Aesthetic Pleasure in Twentieth-Century Women’s Food Writing examines the gender politics of gastronomic writing and culinary experience in England and America. Focusing on M.F.K. Fisher, Alice B. Toklas, Elizabeth David, and, more briefly, the contemporary writers Patience Gray, Vertamae Smart Grosvenor, and Monique Truong: McLean brings into focus these authors’ contributions to women’s food writing in the framework of a literary history of the gendered genres of domestic cookbooks, traditionally penned by women, and professional cookbooks and gastronomic literature, the domain of male gastronomes. Beginning with the nineteenth century, McLean explores how women writers came to exercise their right to articulate the pleasures begotten by gastronomic and literary practices in ways that simultaneously transformed the very genre of food writing. In McLean’s words, “Creating a language that configures female desire, Fisher, Toklas, and David expanded women’s food writing beyond the domestic realm to establish a tradition of English and American literature that celebrates female appetite for pleasure and for gastronomic adventure” (p.1).

Chapter 1 charts the male tradition of gastronomic literature that began in post-Revolutionary France and migrated to England and America. The chapter thereby sets the historical stage for the emergence of the female gastronome from the ideologically segregated space of domestic cookbook writing, a genre devoted to instructing women about nourishing male appetite and ideologically serving to regulating female desire. From the shadows of domestic cookbook writing, the female gastronome appears as a literary pleasure-seeker attuned to “the power of gastronomy to transform the satisfaction of a physical need into nourishment for the soul” (p.33).

Chapter 2 focuses on M.F.K. Fisher in the context of changes within the genre of women’s food writing. The image of Fisher that comes to the fore is of a literary innovator through whose writings the female appetite came into focus as a motor of action and as a legitimate object of literary reflection. Because Fisher’s gastronomic sensibility is intertwined with her literary talent, it is impossible to talk about her food writing without addressing the quality and characteristics of the prose itself. To this end, the chapter conceptualizes “gastronomical satisfaction” as an experience of dynamic border crossing, “when eater and eaten converge, instances when the boundaries between inside and outside, self and other are temporarily dissolved” (p.83). This understanding of gastronomic pleasure serves as a recurring leitmotif throughout the study. Chapter 3 approaches The Alice B. Toklas Cookbook as a “queer text” in order to make two kinds of arguments: the first about its intervention into the history of the heteronormative food writing tradition; the second about the “power of genre-bending food writing to transgress and reconfigure conventional gender ideologies” (p.93). One of the most interesting parts of the chapter—which also illustrates its reach beyond its expressed intention—is its reading of the unstable power relations among Toklas, her partner Gertrude Stein, and their household employees. McLean argues that the instability in the distribution of power between employers and employees was not only a reflection of the domestic labor shortage in the households of the privileged, hastened by the World Wars, it also indicated Toklas’s openness to the multicultural influences of her French, Martiniquean, and Vietnamese cooks.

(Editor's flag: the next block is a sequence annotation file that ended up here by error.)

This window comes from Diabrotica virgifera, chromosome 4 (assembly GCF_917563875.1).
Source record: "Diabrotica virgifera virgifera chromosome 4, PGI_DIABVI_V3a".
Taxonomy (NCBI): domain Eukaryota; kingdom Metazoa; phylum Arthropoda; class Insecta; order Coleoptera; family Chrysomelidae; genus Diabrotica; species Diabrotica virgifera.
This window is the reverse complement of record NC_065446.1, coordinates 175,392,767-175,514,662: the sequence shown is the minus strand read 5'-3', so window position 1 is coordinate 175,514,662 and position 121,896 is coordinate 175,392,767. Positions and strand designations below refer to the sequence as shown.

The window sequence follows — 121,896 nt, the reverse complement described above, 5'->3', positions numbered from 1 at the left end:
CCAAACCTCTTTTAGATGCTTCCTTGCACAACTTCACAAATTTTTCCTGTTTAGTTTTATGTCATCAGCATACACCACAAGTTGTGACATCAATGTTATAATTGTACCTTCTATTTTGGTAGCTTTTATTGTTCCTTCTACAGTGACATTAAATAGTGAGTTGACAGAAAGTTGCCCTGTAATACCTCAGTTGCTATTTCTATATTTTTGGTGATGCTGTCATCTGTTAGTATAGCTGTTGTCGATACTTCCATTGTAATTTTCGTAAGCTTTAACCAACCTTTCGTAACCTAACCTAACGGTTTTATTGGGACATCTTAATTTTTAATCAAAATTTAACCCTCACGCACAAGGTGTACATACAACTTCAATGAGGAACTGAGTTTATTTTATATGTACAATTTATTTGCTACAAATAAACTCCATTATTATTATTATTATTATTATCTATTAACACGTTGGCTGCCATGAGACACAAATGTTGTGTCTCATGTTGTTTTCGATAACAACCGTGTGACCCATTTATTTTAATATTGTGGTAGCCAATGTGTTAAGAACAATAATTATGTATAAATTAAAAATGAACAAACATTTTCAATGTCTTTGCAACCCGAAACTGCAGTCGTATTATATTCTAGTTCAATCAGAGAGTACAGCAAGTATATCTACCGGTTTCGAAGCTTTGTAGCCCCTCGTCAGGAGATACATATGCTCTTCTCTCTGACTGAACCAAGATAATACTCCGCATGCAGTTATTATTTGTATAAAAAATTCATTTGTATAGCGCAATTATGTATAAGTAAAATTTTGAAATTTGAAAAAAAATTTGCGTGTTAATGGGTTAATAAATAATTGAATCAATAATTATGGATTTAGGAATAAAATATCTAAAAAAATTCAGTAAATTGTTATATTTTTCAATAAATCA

Chapter 4 focuses on Elizabeth David, whose writings revolutionized British home cooking in the aftermath of WWII by introducing the food cultures of the Mediterranean and Middle East into the domestic kitchen. McLean emphasizes how the cosmopolitan influences on David had an enlivening effect on domestic cookery, gastronomic writing, and, more broadly, the British cultural imaginary: McLean writes, “David foregrounds food as a medium through which the self can be constructed in relation to other nations, other cultures and other individuals” (p.144). Chapter 5 considers three contemporary texts: Gray’s Honey from a Weed (1986), Grosvenor’s Vibration Cooking (1979), and Truong’s Book of Salt (2003), all of which exemplify “a postcolonial culinary aesthetic that illuminates cookery as a means of mediating cultural dissonance” (p.12). With the democratization of the cosmopolitan palate through the globalization of the food supply and the increasing divorce of food from nature, McLean argues that an ambivalence develops in modern food writing traceable to a felt tension between the global and the local, and the chapter teases out the unique manifestation of this tension in each of the three texts under consideration.

If occasionally the book’s analyses, especially its discussions of the poetics of food writing, verge on the cursory, this is only because of the ambitious scope of the study: part cultural history of the sexual politics of food writing, part historical survey of female pleasure as articulated through physical appetite, and part examination of the way food can serve as metaphoric material for a feminine literary voice and sensibility. Aesthetic Pleasure in Twentieth-Century Women’s Food Writing makes a clear and persuasive case for the power of women’s gastronomic writing to make significant interventions into the social underpinnings of food culture in England and America.